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Economy in Brief

Manufacturing PMIs Glow Hotter
by Robert Brusca  April 1, 2021

Over 78% of the manufacturing PMIs in the table below show improvement in March compared to February. That's an extremely high proportion. On the timeline since January 2017, there is a good deal of improvement in train. Nine of the sixteen country- or regional- PMI gauges listed in the top of table (see Table below) have queue percentile standings (QPS) above their 96th percentile on that span. There are eight that are on their highest levels for this period. The global manufacturing scene is transitioning from being pummeled by the virus to being stretched to its maximum in about one-years' time.

China is a laggard, not a leader!
Interestingly, only one country has a manufacturing PMI standing below its median (below a 50% QPS) that is China. China's raw diffusion score actually fell month-to-month and stands at 50.6 in March, barely showing growth. China's manufacturing PMI has withered for four months in a row. It is logging the weakest reading since April 2020. China also is the only country or area in the table to see its PMI index lower in March 2021 than it was in January 2020.

Recent progression to strength
Only China, Russia and Brazil have PMIs month-to-month lower in March. Five of the entries have weakened month-to-month in February. Nine have weakened month-to-month in January. There has been a progression to strengthen on a number of different fronts.

...and the U.S. fiscal push is yet to come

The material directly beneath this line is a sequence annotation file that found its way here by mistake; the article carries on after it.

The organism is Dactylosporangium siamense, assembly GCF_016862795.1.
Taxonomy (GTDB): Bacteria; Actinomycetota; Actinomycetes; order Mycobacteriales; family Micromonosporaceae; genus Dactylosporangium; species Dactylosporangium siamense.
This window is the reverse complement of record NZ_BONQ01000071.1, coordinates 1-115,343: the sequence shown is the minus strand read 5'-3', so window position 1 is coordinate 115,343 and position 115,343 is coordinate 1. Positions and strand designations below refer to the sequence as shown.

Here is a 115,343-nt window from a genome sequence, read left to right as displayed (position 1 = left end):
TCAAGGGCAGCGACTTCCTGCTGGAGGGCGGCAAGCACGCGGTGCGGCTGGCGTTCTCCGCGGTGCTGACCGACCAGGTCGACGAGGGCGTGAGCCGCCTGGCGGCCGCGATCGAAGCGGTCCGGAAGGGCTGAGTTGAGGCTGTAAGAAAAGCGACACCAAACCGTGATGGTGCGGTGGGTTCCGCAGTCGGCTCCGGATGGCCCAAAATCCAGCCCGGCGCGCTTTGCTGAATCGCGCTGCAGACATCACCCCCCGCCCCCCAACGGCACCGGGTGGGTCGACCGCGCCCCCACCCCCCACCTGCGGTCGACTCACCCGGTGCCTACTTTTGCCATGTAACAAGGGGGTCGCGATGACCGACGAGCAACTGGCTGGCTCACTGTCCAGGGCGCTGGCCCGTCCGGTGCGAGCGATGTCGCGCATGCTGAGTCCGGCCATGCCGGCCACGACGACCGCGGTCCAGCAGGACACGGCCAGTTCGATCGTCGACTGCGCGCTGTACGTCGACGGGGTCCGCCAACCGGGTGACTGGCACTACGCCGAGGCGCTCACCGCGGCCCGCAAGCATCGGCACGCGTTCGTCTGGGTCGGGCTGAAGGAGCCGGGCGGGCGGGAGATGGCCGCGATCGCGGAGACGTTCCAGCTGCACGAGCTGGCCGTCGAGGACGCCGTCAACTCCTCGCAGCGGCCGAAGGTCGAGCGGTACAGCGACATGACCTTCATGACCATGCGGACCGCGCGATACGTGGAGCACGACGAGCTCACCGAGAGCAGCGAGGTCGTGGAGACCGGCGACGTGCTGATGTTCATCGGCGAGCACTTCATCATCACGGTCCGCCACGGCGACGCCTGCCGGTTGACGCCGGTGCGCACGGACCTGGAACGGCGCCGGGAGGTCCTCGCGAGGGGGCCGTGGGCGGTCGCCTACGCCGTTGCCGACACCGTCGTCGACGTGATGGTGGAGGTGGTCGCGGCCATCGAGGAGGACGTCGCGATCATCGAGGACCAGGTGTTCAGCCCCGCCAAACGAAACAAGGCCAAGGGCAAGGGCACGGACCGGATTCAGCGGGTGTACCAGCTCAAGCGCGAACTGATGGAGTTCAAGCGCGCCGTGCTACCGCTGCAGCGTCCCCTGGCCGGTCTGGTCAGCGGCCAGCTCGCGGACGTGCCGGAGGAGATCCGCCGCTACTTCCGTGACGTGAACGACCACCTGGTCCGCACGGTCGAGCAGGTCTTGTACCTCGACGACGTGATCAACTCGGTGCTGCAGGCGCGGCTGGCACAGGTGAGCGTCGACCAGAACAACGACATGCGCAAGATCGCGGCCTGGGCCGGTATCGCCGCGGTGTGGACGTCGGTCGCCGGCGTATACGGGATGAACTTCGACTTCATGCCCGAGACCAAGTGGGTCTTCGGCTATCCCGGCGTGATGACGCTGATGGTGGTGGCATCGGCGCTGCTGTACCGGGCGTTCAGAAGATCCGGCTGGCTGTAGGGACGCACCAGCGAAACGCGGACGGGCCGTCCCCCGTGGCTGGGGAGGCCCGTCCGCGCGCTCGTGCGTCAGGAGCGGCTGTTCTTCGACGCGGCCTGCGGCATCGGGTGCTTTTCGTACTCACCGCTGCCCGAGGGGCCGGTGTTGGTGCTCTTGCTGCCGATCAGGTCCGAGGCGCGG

While the QPS metrics are very impressive, they only apply to a short four-plus-year period. They still are interesting, but their signals are not decisive. The strength is a relative recent occurrence and while in the U.S. there is a powerful push from fiscal stimulus that push is YET TO COME(!), Europe has been struggling with a slow vaccine rollout and some countries are still imposing lockdowns, France and Italy ae examples.

Smoothed and unsmoothed averages show progress in train
The 12-month average of the PMIs is still weaker than the 12-month averages of 12-months ago for six of the sixteen entries in the table. On a 12-month average basis, seven still are below the level of 50. But over six months all entries are stronger than their 12-month averages and only two have readings less than 50. Over three months three averages are weaker than over six months, but only one entry (Malaysia) averages below 50 over that three-month period.

If we step away from comparing period averages, the diffusion (% improving) line in the table shows the percentage of entries improving over spans of 12-months, six-months and three-months as well as month-to-month for the last three months. These data show widespread gains and a high proportion of entries that demonstrate improvement except for January.

The west is the source of strength
The G-7 plus EMU countries have current standing in their 91.9 percentile. The whole group in the table (not double counting France and Germany) averages a 79% QPS. Asia alone averages 71.5%. Clearly the strength is in the West and Asia has been lagging despite some obvious strength there such as Indonesia, South Korea and Taiwan.

Has its political conflict held back Asia?
Asia has been rife with political conflict and China has broken its promises on Hong Kong and begun to change the rules in Hong Kong to affect its full absorption into China. Myanmar has a bloody coup in train where the military has been killing protestors and recently killed over forty children. Thailand has had demonstrations against the King. China's South China Sea incursions also have prompted some border issues. India and China have had their own ongoing border problems that have risen to the level of physical conflict in the last year. China continues to try to brow-beat Taiwan over its right to absorb it and the U.S. has been moving carefully but more boldly to back Taiwan. North Korea has been testing missiles in the region as well violating a past agreement with the U.S. on ballistic missile tests. All of this political discord seems to have robbed Asia of some of its economic vitality.

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